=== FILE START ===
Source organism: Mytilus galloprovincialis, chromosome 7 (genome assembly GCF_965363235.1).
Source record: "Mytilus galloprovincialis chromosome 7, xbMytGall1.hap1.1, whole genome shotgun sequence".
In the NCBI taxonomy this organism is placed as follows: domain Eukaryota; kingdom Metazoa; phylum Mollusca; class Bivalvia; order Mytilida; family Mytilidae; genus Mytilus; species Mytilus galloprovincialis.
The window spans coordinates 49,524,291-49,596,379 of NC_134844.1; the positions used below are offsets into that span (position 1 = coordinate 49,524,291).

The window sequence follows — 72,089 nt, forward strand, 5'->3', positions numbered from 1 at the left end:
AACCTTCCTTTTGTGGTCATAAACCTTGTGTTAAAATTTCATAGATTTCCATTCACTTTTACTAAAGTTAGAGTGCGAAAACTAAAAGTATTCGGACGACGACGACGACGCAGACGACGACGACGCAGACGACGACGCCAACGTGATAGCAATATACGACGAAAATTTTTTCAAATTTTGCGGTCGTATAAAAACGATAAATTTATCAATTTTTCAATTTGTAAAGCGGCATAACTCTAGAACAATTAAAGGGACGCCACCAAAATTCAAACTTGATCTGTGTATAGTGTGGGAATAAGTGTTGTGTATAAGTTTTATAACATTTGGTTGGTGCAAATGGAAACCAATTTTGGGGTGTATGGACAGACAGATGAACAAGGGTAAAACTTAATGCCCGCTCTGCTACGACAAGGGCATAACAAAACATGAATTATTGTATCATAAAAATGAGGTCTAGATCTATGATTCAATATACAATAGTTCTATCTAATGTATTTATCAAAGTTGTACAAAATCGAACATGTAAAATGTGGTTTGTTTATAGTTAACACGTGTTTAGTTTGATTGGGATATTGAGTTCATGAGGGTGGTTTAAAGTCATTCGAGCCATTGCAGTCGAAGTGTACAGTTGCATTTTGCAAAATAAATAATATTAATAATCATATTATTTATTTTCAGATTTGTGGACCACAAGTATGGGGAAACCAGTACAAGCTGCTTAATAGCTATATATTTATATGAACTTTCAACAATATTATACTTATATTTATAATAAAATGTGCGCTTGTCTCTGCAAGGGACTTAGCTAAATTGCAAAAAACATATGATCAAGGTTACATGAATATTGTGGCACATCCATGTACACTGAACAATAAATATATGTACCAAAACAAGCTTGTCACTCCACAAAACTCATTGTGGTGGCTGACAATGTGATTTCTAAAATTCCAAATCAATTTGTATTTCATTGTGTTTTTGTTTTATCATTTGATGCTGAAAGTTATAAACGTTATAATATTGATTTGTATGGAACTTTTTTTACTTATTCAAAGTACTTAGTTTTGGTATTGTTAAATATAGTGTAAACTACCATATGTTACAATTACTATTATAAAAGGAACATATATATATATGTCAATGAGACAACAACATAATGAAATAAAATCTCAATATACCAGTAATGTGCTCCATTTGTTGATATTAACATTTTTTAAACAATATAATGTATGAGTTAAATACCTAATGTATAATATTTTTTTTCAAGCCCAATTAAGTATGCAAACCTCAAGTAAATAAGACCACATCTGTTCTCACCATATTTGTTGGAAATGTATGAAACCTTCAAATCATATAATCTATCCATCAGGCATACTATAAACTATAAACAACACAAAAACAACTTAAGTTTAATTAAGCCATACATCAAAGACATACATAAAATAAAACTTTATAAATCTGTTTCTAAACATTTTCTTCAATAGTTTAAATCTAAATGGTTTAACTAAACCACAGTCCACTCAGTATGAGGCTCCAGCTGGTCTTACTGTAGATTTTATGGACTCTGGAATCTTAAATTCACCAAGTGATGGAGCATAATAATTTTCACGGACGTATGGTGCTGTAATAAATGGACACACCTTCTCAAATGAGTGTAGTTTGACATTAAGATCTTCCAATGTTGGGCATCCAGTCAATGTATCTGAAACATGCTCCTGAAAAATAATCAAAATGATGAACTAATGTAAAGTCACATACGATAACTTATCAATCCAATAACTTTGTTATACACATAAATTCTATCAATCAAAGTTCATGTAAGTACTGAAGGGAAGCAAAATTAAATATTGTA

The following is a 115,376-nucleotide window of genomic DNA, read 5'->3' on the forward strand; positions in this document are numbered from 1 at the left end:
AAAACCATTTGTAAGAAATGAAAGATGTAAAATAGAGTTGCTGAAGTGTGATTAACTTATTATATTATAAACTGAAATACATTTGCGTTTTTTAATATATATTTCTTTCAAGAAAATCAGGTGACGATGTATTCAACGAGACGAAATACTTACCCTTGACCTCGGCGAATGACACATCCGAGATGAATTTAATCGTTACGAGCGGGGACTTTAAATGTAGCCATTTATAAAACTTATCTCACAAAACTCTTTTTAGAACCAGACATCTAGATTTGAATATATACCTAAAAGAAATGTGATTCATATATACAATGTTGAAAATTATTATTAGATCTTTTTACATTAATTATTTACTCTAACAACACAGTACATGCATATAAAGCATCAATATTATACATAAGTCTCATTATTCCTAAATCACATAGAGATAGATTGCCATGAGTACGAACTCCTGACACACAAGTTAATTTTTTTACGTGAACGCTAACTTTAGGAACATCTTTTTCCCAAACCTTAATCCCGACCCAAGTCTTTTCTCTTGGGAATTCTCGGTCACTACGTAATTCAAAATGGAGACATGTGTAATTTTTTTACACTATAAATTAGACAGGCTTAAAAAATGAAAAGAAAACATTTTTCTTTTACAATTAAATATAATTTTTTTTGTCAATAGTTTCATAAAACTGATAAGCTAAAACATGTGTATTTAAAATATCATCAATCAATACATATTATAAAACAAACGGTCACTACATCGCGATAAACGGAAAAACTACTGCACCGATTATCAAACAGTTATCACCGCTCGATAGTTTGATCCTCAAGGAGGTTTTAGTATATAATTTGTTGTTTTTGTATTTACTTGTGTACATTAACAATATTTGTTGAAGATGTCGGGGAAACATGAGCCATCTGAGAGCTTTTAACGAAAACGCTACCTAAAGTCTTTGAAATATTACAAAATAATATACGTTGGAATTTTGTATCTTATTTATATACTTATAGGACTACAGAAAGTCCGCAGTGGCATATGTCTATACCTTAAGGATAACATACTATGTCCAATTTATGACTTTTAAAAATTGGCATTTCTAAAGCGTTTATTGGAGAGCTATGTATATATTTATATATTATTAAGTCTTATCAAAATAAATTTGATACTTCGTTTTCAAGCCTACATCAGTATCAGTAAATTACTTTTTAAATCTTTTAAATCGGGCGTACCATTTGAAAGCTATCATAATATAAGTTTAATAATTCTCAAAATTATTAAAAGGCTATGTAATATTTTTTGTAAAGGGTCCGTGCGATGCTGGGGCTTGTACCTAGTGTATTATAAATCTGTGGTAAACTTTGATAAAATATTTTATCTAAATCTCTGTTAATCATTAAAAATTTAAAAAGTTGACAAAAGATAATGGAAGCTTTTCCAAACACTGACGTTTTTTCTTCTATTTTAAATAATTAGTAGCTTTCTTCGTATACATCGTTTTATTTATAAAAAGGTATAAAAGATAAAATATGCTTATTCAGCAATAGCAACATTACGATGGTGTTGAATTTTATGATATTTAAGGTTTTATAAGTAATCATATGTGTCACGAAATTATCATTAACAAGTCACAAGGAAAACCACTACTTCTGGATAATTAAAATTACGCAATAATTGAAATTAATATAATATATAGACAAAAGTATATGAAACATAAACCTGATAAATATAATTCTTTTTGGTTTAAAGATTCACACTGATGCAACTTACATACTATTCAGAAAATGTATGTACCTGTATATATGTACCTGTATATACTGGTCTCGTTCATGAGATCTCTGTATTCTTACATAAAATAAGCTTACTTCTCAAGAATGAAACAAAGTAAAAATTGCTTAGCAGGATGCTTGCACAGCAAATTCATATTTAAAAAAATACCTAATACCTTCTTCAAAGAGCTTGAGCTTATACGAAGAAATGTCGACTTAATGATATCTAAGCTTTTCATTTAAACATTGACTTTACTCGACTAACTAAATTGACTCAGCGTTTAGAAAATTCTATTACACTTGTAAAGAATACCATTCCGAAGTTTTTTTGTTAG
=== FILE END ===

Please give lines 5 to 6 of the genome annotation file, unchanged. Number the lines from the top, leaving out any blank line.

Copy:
The window sequence follows — 72,089 nt, forward strand, 5'->3', positions numbered from 1 at the left end:
AACCTTCCTTTTGTGGTCATAAACCTTGTGTTAAAATTTCATAGATTTCCATTCACTTTTACTAAAGTTAGAGTGCGAAAACTAAAAGTATTCGGACGACGACGACGACGCAGACGACGACGACGCAGACGACGACGCCAACGTGATAGCAATATACGACGAAAATTTTTTCAAATTTTGCGGTCGTATAAAAACGATAAATTTATCAATTTTTCAATTTGTAAAGCGGCATAACTCTAGAACAATTAAAGGGACGCCACCAAAATTCAAACTTGATCTGTGTATAGTGTGGGAATAAGTGTTGTGTATAAGTTTTATAACATTTGGTTGGTGCAAATGGAAACCAATTTTGGGGTGTATGGACAGACAGATGAACAAGGGTAAAACTTAATGCCCGCTCTGCTACGACAAGGGCATAACAAAACATGAATTATTGTATCATAAAAATGAGGTCTAGATCTATGATTCAATATACAATAGTTCTATCTAATGTATTTATCAAAGTTGTACAAAATCGAACATGTAAAATGTGGTTTGTTTATAGTTAACACGTGTTTAGTTTGATTGGGATATTGAGTTCATGAGGGTGGTTTAAAGTCATTCGAGCCATTGCAGTCGAAGTGTACAGTTGCATTTTGCAAAATAAATAATATTAATAATCATATTATTTATTTTCAGATTTGTGGACCACAAGTATGGGGAAACCAGTACAAGCTGCTTAATAGCTATATATTTATATGAACTTTCAACAATATTATACTTATATTTATAATAAAATGTGCGCTTGTCTCTGCAAGGGACTTAGCTAAATTGCAAAAAACATATGATCAAGGTTACATGAATATTGTGGCACATCCATGTACACTGAACAATAAATATATGTACCAAAACAAGCTTGTCACTCCACAAAACTCATTGTGGTGGCTGACAATGTGATTTCTAAAATTCCAAATCAATTTGTATTTCATTGTGTTTTTGTTTTATCATTTGATGCTGAAAGTTATAAACGTTATAATATTGATTTGTATGGAACTTTTTTTACTTATTCAAAGTACTTAGTTTTGGTATTGTTAAATATAGTGTAAACTACCATATGTTACAATTACTATTATAAAAGGAACATATATATATATGTCAATGAGACAACAACATAATGAAATAAAATCTCAATATACCAGTAATGTGCTCCATTTGTTGATATTAACATTTTTTAAACAATATAATGTATGAGTTAAATACCTAATGTATAATATTTTTTTTCAAGCCCAATTAAGTATGCAAACCTCAAGTAAATAAGACCACATCTGTTCTCACCATATTTGTTGGAAATGTATGAAACCTTCAAATCATATAATCTATCCATCAGGCATACTATAAACTATAAACAACACAAAAACAACTTAAGTTTAATTAAGCCATACATCAAAGACATACATAAAATAAAACTTTATAAATCTGTTTCTAAACATTTTCTTCAATAGTTTAAATCTAAATGGTTTAACTAAACCACAGTCCACTCAGTATGAGGCTCCAGCTGGTCTTACTGTAGATTTTATGGACTCTGGAATCTTAAATTCACCAAGTGATGGAGCATAATAATTTTCACGGACGTATGGTGCTGTAATAAATGGACACACCTTCTCAAATGAGTGTAGTTTGACATTAAGATCTTCCAATGTTGGGCATCCAGTCAATGTATCTGAAACATGCTCCTGAAAAATAATCAAAATGATGAACTAATGTAAAGTCACATACGATAACTTATCAATCCAATAACTTTGTTATACACATAAATTCTATCAATCAAAGTTCATGTAAGTACTGAAGGGAAGCAAAATTAAATATTGTA